Some Australian news

Attractive cricket promotion

What the bloody hell does Richie Benaud think of this? The doyen of cricket is joined by bikini babe Lara Bingle - clad in parochial green and gold togs and cricket pads - in Channel 9's new Ashes campaign. "So, where the bloody hell are you?'' Bingle says in the promo, coining her Tourism Australia catchcry to attract viewers to the series. Benaud's thoughts are simple. "Marvellous,'' he says.


Respect the US, urges Murdoch

Anti-Americanism is on the rise in Australia, fuelled by the unpopularity of the Iraq war among young people, Rupert Murdoch said last night. Speaking in Sydney, Mr Murdoch warned Australians against allowing doubts about the US administration to fester into an irrational antipathy that saw America as a greater threat to world peace than al-Qaeda. "Australians must resist and reject the facile, reflexive, unthinking anti-Americanism that has gripped much of Europe," said Mr Murdoch, chairman and chief executive of News Corporation, parent company of the publisher of

Addressing a star-studded audience, including Prime Minister John Howard, at the inaugural American Australian Association benefit dinner, Mr Murdoch said America had to work to address criticisms that it took Australia too much for granted "and not come calling only when in need". "Australian sentiment is thankfully nowhere near Europe's level of hostility - but it could get there, and it mustn't," Mr Murdoch said. "In the coming century America will find Asia more important than ever - and its alliance with Australia more useful than ever."

He spoke about the importance of finding new sources of energy to avoid the potentially catastrophic effects of climate change and to lessen dependence on oil "whose profits in some instances help to finance terror and prop up hostile regimes".

Political, business and academic leaders joined media and sporting personalities including golfer Greg Norman, designer Collette Dinnigan and filmmaker Baz Luhrmann at the dinner. Lachlan Murdoch and wife Sarah shared a table with family members, while PBL chairman James Packer and partner Erica Baxter sat with PBL bosses. The benefit dinner honoured Mr Murdoch for his contribution to Australian-American relations and launched the new United States Studies Centre at the University of Sydney. Mr Murdoch said the centre, an initiative between the American Australian Association and the Federal Government, would "raise awareness, dispel myths, groom new leaders" and increase ties between the two countries.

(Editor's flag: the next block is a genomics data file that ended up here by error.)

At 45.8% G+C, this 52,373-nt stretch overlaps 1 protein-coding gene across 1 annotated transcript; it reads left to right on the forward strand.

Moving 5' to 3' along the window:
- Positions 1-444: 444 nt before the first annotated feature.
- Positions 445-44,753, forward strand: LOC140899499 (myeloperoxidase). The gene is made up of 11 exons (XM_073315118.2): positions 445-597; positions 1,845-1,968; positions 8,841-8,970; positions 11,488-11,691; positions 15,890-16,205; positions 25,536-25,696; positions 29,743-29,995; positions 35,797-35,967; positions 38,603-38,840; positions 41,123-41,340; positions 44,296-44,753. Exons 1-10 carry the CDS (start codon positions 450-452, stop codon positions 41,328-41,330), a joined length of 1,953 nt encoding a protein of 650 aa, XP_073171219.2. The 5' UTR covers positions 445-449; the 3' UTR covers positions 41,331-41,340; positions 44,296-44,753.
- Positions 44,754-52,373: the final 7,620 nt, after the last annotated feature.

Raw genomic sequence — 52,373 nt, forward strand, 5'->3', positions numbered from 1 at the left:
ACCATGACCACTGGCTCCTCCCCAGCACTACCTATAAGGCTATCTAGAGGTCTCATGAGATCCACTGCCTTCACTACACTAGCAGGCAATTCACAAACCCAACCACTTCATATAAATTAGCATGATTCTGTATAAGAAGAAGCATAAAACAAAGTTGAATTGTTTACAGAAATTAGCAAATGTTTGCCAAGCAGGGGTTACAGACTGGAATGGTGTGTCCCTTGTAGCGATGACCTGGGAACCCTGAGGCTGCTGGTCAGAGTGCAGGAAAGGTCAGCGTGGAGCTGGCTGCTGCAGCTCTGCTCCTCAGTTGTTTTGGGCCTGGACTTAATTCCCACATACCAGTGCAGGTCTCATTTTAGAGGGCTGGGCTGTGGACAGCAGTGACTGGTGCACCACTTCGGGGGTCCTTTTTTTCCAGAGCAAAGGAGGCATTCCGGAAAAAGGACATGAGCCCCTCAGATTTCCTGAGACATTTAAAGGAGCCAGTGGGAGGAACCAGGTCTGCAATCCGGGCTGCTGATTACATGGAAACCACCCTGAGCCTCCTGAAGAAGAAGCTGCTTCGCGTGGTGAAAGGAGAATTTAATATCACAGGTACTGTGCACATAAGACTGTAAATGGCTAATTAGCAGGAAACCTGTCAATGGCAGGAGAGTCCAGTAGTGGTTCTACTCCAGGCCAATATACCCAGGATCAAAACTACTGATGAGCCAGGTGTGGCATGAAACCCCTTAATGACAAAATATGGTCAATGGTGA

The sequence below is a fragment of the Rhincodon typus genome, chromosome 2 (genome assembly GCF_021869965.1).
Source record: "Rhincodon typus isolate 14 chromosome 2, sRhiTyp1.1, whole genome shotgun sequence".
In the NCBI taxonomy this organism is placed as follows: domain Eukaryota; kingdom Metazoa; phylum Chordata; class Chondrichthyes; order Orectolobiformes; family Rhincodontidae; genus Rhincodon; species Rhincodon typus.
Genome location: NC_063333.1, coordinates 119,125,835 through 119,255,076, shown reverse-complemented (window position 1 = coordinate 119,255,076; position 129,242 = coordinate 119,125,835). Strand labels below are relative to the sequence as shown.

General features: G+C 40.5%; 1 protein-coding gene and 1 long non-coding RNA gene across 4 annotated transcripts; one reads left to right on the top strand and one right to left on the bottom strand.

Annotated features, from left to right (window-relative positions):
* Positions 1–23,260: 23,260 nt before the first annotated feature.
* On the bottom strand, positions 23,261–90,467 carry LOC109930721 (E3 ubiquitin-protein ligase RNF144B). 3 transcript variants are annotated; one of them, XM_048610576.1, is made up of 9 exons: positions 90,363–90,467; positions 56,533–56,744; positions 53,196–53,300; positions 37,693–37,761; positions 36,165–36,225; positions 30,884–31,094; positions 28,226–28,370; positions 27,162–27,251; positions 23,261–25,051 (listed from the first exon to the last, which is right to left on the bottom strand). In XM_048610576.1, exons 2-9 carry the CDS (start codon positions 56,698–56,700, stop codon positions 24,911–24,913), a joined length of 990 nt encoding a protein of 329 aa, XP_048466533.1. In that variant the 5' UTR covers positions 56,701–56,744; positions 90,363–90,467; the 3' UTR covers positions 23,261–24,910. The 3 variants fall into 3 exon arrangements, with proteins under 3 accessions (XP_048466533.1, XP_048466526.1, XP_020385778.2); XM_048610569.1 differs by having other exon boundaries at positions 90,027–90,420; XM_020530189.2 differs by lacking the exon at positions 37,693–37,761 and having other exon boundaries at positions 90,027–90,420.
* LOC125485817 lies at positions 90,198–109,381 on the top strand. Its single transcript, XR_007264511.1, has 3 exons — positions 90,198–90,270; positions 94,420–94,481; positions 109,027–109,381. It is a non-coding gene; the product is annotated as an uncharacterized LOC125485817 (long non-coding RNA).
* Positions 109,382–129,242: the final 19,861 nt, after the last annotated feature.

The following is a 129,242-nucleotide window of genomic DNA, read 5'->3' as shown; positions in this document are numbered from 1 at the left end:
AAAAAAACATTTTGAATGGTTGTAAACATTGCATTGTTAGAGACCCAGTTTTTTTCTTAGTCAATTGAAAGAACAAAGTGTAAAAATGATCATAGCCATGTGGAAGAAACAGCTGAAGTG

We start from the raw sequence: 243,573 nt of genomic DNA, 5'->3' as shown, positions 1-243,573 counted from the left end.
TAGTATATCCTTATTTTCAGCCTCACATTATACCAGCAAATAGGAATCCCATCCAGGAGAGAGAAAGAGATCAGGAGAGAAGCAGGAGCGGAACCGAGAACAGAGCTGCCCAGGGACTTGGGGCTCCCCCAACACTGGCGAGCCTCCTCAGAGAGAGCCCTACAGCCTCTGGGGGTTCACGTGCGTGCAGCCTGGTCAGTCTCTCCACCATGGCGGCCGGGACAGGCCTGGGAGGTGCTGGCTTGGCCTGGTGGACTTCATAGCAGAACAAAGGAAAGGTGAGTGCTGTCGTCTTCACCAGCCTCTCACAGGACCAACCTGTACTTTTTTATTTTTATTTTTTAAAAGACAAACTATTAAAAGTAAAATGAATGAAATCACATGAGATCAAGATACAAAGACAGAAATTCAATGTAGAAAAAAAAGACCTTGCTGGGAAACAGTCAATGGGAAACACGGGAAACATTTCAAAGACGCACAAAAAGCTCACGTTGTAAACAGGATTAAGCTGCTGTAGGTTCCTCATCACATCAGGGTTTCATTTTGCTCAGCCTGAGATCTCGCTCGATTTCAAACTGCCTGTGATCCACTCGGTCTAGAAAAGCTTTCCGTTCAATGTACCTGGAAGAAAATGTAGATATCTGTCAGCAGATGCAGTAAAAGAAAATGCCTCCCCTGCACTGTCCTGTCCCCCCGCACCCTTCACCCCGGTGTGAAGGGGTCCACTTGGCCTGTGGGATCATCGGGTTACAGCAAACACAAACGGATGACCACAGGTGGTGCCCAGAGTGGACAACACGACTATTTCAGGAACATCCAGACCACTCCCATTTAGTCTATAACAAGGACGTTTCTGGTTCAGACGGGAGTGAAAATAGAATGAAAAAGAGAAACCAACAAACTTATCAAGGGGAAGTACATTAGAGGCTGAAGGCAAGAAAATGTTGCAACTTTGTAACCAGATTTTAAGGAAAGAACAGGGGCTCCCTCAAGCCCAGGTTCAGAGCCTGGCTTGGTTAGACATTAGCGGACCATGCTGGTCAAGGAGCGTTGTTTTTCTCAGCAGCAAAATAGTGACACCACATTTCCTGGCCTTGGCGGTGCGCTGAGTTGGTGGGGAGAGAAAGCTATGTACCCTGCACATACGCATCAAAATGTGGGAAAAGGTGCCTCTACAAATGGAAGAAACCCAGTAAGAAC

The great Patrick White massacre is about to be unleashed

Australian homosexual author Patrick White got a Nobel prize for literature. Most people who try to read his novels wonder why. The satire below by Alex Dobes refers to a recent discovery of some of White's unpublished work

The discovery of Patrick White's rough drafts just shows that there's a good and bad side to everything. The five people in the world who actually read Patrick White novels will be pleased, but spare a thought for the English literature PhDs toiling away in the essay factories of India. The last time the English department at Sydney University set a Patrick White essay topic, the whole student body hopped on the internet and desperately offered their credit card numbers to anyone who could take away the pain. The Indian essay mills happily took up the offer.

The only problem was their burnout rate was horrendous. The essay companies tried to outsource the work to Burma, but the military censors there refused to believe that anyone would seriously publish such tripe, and assumed that the text must contain secretly coded instructions on how to overthrow the regime. Twenty PhDs had to make a dash for the Thai border.

Once across the border, the Burmese PhDs applied for refugee entry to Australia. The Minister for Immigration applied the "Patrick White clause" of the immigration regulations. Just as former employees of the Australian Army in Vietnam are given special consideration for entry to Australia after their release from Vietnamese prison camps, the minister is able to grant indulgence to foreigners who have read a Patrick White novel, particularly if they did this in a professional capacity. They, too, have suffered for Australia. (According to the same regulations, anyone who has read more than eight White novels is considered unsuitable, and shipped straight back to whichever mental home they escaped from.)

Naturally the 15 refugees didn't want to go anywhere near a literature faculty. Nor could they work in a bookshop, because there was always the danger of reading about Patrick White by accident - he even crops up in a Barry Humphries poem. So they went into advertising but, their minds still damaged, the Burmese could only produce gibberish like "Carlton. The beer that's made from beer."

So this Patrick White rough draft discovery could turn into a massacre. English departments will discover a rich source of essay topics, and the poor Indians will not know what hit them. Think of reading not just a Patrick White novel, but a Patrick White novel with diatribes against Malcolm Fraser, misanthropic asides about former friends, and complaints about traffic noise in Centennial Park. I am setting up a foundation to aid victims. I am happy to forward your donation, after deducting a small administration fee.



No comments:

Post a Comment

All comments containing Chinese characters will not be published as I do not understand them